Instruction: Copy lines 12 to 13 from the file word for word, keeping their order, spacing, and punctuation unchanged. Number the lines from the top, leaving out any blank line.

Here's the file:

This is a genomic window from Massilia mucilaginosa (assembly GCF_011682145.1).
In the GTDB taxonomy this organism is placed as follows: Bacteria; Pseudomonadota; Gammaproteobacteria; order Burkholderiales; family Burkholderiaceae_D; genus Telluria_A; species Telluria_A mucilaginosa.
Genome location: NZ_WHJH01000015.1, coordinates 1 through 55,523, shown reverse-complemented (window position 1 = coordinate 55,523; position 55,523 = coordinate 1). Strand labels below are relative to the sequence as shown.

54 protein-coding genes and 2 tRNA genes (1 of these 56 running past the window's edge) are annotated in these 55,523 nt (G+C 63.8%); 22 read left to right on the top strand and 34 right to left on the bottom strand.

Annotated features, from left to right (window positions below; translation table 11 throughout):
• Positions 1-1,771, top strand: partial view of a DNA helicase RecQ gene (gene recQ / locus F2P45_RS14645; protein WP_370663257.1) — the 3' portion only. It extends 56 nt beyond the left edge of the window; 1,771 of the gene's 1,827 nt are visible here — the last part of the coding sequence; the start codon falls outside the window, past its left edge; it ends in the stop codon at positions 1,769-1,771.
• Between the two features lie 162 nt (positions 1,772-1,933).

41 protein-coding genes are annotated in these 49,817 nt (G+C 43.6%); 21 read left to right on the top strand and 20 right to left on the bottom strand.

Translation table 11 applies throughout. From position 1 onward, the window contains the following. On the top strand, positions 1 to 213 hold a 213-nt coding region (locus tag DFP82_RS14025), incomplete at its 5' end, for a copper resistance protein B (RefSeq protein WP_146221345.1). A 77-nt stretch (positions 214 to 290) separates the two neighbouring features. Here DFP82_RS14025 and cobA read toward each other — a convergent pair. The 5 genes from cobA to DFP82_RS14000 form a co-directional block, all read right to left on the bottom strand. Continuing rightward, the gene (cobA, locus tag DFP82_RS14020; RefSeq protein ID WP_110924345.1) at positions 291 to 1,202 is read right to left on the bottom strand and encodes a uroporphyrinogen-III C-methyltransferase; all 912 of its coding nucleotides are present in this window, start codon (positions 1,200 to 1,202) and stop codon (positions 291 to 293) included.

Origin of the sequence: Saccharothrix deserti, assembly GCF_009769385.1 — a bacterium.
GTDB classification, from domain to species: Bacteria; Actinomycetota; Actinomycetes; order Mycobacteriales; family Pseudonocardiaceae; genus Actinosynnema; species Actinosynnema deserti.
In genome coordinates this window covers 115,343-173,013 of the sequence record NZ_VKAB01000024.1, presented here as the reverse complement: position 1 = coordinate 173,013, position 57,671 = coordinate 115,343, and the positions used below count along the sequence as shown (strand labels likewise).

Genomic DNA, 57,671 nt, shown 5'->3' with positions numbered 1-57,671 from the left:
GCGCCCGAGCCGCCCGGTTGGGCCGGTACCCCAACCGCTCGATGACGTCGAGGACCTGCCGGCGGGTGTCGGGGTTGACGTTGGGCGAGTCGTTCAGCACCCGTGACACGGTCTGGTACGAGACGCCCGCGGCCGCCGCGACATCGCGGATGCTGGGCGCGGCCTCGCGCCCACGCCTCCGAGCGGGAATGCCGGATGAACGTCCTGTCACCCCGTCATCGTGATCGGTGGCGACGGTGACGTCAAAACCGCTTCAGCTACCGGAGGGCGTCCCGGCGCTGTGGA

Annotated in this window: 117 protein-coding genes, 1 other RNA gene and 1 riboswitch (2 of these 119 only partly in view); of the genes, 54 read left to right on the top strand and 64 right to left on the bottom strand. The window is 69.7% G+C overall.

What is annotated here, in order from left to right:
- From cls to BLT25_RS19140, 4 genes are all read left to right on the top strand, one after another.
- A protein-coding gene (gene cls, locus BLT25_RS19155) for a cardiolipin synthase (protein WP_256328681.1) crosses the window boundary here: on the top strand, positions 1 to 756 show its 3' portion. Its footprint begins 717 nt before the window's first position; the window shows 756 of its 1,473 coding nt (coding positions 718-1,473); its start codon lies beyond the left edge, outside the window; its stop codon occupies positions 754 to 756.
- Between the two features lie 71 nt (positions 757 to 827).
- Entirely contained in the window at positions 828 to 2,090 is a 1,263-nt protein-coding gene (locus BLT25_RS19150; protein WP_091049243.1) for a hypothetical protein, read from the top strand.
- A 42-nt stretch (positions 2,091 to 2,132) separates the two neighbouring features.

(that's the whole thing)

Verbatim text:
In genome coordinates this window covers 115,343-173,013 of the sequence record NZ_VKAB01000024.1, presented here as the reverse complement: position 1 = coordinate 173,013, position 57,671 = coordinate 115,343, and the positions used below count along the sequence as shown (strand labels likewise).

Genomic DNA, 57,671 nt, shown 5'->3' with positions numbered 1-57,671 from the left: